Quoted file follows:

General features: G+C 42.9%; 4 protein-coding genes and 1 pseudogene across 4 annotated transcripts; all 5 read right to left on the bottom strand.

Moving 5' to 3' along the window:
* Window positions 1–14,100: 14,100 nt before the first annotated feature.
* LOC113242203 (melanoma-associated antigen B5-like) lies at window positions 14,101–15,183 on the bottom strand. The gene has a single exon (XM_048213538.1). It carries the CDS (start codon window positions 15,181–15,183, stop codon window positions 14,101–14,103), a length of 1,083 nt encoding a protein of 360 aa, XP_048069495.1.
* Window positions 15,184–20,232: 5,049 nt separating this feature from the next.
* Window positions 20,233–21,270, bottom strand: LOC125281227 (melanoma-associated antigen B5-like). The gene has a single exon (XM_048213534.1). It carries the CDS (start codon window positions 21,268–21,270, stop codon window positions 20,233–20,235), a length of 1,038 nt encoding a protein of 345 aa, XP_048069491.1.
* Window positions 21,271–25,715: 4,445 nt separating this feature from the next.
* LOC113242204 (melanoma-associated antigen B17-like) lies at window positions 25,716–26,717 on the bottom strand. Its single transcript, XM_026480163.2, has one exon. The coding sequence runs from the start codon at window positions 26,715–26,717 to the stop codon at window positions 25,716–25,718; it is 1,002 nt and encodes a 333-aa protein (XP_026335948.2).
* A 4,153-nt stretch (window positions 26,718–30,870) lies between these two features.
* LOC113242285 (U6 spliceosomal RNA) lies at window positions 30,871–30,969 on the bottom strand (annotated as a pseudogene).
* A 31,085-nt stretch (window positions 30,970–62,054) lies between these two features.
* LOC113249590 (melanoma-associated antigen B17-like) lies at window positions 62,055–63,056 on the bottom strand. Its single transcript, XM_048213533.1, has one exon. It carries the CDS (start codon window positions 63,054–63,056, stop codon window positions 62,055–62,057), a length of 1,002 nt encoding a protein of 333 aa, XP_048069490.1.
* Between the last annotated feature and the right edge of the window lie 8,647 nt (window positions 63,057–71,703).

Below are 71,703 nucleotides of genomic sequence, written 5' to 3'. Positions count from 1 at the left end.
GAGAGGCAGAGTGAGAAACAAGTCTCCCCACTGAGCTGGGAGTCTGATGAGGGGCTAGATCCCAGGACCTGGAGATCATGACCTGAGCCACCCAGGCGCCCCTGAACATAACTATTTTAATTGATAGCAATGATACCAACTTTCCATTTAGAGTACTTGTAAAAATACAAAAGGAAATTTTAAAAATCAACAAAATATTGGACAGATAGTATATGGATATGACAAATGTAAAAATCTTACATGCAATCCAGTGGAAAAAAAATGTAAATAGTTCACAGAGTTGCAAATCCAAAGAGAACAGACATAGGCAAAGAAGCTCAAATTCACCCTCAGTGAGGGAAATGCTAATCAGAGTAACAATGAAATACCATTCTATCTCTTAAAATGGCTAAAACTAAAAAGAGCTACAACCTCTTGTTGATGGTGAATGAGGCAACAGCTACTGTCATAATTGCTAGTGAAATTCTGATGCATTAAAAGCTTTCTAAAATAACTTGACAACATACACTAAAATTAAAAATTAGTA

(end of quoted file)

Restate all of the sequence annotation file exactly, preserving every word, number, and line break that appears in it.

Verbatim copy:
General features: G+C 42.9%; 4 protein-coding genes and 1 pseudogene across 4 annotated transcripts; all 5 read right to left on the bottom strand.

Moving 5' to 3' along the window:
* Window positions 1–14,100: 14,100 nt before the first annotated feature.
* LOC113242203 (melanoma-associated antigen B5-like) lies at window positions 14,101–15,183 on the bottom strand. The gene has a single exon (XM_048213538.1). It carries the CDS (start codon window positions 15,181–15,183, stop codon window positions 14,101–14,103), a length of 1,083 nt encoding a protein of 360 aa, XP_048069495.1.
* Window positions 15,184–20,232: 5,049 nt separating this feature from the next.
* Window positions 20,233–21,270, bottom strand: LOC125281227 (melanoma-associated antigen B5-like). The gene has a single exon (XM_048213534.1). It carries the CDS (start codon window positions 21,268–21,270, stop codon window positions 20,233–20,235), a length of 1,038 nt encoding a protein of 345 aa, XP_048069491.1.
* Window positions 21,271–25,715: 4,445 nt separating this feature from the next.
* LOC113242204 (melanoma-associated antigen B17-like) lies at window positions 25,716–26,717 on the bottom strand. Its single transcript, XM_026480163.2, has one exon. The coding sequence runs from the start codon at window positions 26,715–26,717 to the stop codon at window positions 25,716–25,718; it is 1,002 nt and encodes a 333-aa protein (XP_026335948.2).
* A 4,153-nt stretch (window positions 26,718–30,870) lies between these two features.
* LOC113242285 (U6 spliceosomal RNA) lies at window positions 30,871–30,969 on the bottom strand (annotated as a pseudogene).
* A 31,085-nt stretch (window positions 30,970–62,054) lies between these two features.
* LOC113249590 (melanoma-associated antigen B17-like) lies at window positions 62,055–63,056 on the bottom strand. Its single transcript, XM_048213533.1, has one exon. It carries the CDS (start codon window positions 63,054–63,056, stop codon window positions 62,055–62,057), a length of 1,002 nt encoding a protein of 333 aa, XP_048069490.1.
* Between the last annotated feature and the right edge of the window lie 8,647 nt (window positions 63,057–71,703).

Below are 71,703 nucleotides of genomic sequence, written 5' to 3'. Positions count from 1 at the left end.
GAGAGGCAGAGTGAGAAACAAGTCTCCCCACTGAGCTGGGAGTCTGATGAGGGGCTAGATCCCAGGACCTGGAGATCATGACCTGAGCCACCCAGGCGCCCCTGAACATAACTATTTTAATTGATAGCAATGATACCAACTTTCCATTTAGAGTACTTGTAAAAATACAAAAGGAAATTTTAAAAATCAACAAAATATTGGACAGATAGTATATGGATATGACAAATGTAAAAATCTTACATGCAATCCAGTGGAAAAAAAATGTAAATAGTTCACAGAGTTGCAAATCCAAAGAGAACAGACATAGGCAAAGAAGCTCAAATTCACCCTCAGTGAGGGAAATGCTAATCAGAGTAACAATGAAATACCATTCTATCTCTTAAAATGGCTAAAACTAAAAAGAGCTACAACCTCTTGTTGATGGTGAATGAGGCAACAGCTACTGTCATAATTGCTAGTGAAATTCTGATGCATTAAAAGCTTTCTAAAATAACTTGACAACATACACTAAAATTAAAAATTAGTA